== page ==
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Inspired by Japanese paper-folding, Canary Wharf booths make a sculptural statement whether open or shut.
Make Architects’ folding kiosks for Canary Wharf in London bring new meaning to the term “pop-up shop.” The bellows-like structures were inspired by Japanese paper folding. “[The kiosk] had to be solid, but lightweight, so then that led us to origami,” said Make lead project architect Sean Affleck. “[You] end up with something very flimsy; add a few folds and creases, and suddenly the strength appears. In the folds, the shape appears.”
The South Street Seaport‘s Pier 17 won’t be around much longer in its current form as it awaits a $200 million overhaul by SHoP Architects, but this summer, the neighborhood surrounding it has some exciting plans in store that bring the hottest trends in temporary urbanism to the waterfront site. Starting on Memorial Day Weekend, the See/Change program will bring film screenings, a SmorgasBar, and pop-up shipping container boutiques in hopes of enticing New Yorkers back to this once-trendy Lower Manhattan neighborhood.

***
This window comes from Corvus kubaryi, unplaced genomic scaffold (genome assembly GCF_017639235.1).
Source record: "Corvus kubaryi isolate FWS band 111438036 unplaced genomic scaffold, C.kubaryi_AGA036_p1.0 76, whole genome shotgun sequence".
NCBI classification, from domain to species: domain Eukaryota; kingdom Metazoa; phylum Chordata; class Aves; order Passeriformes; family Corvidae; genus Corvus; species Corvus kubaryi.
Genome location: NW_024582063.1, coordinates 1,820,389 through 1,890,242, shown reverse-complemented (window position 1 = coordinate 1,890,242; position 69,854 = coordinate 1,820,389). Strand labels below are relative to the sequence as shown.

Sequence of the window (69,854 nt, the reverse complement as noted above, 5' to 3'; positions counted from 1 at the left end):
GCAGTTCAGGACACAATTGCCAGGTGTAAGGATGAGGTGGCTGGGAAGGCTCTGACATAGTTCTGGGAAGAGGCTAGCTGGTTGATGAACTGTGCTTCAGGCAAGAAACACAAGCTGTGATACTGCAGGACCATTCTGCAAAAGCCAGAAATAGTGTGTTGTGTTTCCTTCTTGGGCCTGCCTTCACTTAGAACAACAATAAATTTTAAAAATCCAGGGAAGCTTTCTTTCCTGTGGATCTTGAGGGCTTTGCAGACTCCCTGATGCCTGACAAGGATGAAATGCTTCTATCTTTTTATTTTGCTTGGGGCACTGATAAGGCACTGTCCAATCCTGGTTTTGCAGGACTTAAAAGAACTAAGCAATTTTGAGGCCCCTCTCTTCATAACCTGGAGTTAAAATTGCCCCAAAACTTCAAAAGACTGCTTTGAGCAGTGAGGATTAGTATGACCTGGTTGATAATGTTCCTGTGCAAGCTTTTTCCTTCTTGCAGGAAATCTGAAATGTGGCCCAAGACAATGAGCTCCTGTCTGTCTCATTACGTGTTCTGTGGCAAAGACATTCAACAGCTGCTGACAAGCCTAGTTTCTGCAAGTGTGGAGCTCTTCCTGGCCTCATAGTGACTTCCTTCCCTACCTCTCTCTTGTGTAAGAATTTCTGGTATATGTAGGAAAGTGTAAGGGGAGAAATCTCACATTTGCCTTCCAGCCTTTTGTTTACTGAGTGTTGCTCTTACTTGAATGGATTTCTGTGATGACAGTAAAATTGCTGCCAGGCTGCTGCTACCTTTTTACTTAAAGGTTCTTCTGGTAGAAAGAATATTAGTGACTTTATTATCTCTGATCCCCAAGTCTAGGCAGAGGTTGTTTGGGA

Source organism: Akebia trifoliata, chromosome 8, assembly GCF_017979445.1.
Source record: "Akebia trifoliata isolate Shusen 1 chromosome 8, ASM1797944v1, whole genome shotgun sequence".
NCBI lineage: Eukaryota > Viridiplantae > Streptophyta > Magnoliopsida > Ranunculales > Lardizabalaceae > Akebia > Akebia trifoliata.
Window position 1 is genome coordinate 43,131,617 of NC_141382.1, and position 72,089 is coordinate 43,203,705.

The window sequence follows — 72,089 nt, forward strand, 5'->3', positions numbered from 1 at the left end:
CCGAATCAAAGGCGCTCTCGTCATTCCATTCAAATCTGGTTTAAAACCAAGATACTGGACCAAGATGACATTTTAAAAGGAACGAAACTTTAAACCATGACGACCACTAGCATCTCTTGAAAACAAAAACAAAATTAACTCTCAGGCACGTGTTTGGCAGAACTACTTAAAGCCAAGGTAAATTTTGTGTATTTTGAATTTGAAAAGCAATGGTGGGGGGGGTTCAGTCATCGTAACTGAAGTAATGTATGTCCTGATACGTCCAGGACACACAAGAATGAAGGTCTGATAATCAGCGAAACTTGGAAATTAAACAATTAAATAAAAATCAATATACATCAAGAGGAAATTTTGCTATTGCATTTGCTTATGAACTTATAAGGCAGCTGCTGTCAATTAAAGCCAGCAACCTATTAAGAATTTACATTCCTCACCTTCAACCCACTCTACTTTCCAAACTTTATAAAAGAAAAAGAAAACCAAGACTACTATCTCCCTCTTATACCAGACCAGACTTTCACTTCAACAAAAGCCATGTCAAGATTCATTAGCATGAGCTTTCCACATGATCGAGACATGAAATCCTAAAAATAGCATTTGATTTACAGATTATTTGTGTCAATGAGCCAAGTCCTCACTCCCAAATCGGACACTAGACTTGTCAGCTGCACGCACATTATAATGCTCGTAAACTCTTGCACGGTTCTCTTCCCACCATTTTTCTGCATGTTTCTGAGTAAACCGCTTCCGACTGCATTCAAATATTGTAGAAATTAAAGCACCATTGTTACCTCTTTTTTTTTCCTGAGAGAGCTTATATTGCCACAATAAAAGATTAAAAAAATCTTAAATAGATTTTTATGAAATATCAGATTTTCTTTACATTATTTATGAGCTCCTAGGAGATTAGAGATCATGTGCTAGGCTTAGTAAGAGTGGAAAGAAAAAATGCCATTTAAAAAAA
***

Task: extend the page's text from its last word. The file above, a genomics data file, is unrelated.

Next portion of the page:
There’s a new couture addition to PROXY, the temporary shipping container village in San Francisco’s Hayes Valley, designed by architects Envelope A+D. Adding to PROXY’s cool coffee shop, ice cream parlor, and Biergarten is a new store for clothing company Aether, made up of three forty foot shipping containers stacked atop one another, supported by steel columns. The guts of the first two containers have been carved out, making a double story retail space, with a glass mezzanine above jutting to the side, providing display space and views. A third container for inventory storage is accessible via a custom-designed drycleaners’ conveyor belt spanning all three floors. Workers can literally load garments from the ground floor and send them up to the top.